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African Americans are especially at risk in the auto crisis

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Snapshot for December 5, 2008.

African Americans are especially at risk in the auto crisis
by Robert E. Scott and Christian Dorsey, with research assistance from Emily Garr and Jin Dai

The motor vehicle and parts industry, a sector of the economy that has been particularly welcoming to African Americans, is becoming a shrinking island of prosperity.  The share of black workers (14.2%) in automotive industries is much higher than their overall share of the labor force (11.2%), as shown in this Figure. Approximately 118,000 African Americans worked in the auto industry in November 2008, down from 137,000 in December 2007 when the recession began.1
(figure)
African Americans earn much higher wages in auto industry jobs than in other parts of the economy, and the loss of these solid, middle-class jobs would be a devastating blow.  Hourly wages for African Americans in the motor vehicle industry averaged $17.08 (excluding fringe benefits) in 2007, versus economy-wide average wages for African American of $15.44 per hour.2 African Americans have been particularly hard hit in this recession.  The unemployment rate for blacks increased to 11.2% in November, an increase of 2.8 percentage points over the last year, as shown in today’s EPI Jobs Picture.  The consequences of an auto industry collapse—which could eliminate up to 3.3 million U.S. jobs, as shown in the Briefing Paper When Giants Fall—would be nothing less than catastrophic for African Americans.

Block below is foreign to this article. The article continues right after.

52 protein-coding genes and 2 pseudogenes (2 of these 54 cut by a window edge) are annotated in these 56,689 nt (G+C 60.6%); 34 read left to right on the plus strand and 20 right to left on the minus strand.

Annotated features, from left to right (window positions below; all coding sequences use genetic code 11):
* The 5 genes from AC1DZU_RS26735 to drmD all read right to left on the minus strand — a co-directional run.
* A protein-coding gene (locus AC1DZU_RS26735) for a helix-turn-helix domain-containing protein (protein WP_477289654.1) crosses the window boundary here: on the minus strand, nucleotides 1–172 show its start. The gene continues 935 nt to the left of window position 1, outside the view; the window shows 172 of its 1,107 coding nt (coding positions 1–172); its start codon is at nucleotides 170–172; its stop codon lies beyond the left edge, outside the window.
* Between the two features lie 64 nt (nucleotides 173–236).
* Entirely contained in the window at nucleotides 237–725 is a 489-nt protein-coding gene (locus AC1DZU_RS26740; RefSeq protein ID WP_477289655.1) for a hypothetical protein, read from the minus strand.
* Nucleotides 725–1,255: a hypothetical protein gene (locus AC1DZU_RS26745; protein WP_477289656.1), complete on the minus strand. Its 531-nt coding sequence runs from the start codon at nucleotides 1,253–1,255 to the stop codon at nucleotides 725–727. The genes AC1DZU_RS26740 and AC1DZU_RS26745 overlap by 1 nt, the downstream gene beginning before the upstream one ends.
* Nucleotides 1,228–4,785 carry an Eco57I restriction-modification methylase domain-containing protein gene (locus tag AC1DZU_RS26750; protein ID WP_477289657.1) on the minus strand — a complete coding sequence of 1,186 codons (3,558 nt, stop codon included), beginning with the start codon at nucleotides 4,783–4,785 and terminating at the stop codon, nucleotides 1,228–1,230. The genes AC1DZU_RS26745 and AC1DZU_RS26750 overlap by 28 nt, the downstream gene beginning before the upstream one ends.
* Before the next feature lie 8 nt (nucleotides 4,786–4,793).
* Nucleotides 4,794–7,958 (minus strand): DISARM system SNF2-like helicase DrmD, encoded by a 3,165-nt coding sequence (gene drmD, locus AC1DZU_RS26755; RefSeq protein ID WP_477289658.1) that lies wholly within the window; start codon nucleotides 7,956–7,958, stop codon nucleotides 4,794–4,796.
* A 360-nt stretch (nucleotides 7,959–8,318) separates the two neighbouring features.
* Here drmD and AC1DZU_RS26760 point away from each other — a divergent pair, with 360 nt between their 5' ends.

Endnotes
1. Source:  Bureau of Labor Statistics and EPI analysis of data from the Census Bureau’s “Current Population Statistics, Outgoing Rotation Group” data.
2. EPI Analysis of CPS ORG data. 


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